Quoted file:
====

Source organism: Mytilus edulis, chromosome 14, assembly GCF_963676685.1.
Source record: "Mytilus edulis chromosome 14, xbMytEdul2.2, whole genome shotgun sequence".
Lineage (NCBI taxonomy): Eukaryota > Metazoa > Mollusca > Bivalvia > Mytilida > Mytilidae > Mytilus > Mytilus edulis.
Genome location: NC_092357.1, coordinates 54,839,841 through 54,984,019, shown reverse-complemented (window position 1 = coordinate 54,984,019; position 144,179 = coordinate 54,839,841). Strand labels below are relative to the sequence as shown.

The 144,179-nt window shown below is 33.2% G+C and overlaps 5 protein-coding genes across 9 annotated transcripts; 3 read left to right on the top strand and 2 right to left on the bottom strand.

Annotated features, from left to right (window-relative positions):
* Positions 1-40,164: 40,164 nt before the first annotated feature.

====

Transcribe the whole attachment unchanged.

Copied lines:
Source organism: Mytilus edulis, chromosome 14, assembly GCF_963676685.1.
Source record: "Mytilus edulis chromosome 14, xbMytEdul2.2, whole genome shotgun sequence".
Lineage (NCBI taxonomy): Eukaryota > Metazoa > Mollusca > Bivalvia > Mytilida > Mytilidae > Mytilus > Mytilus edulis.
Genome location: NC_092357.1, coordinates 54,839,841 through 54,984,019, shown reverse-complemented (window position 1 = coordinate 54,984,019; position 144,179 = coordinate 54,839,841). Strand labels below are relative to the sequence as shown.

The 144,179-nt window shown below is 33.2% G+C and overlaps 5 protein-coding genes across 9 annotated transcripts; 3 read left to right on the top strand and 2 right to left on the bottom strand.

Annotated features, from left to right (window-relative positions):
* Positions 1-40,164: 40,164 nt before the first annotated feature.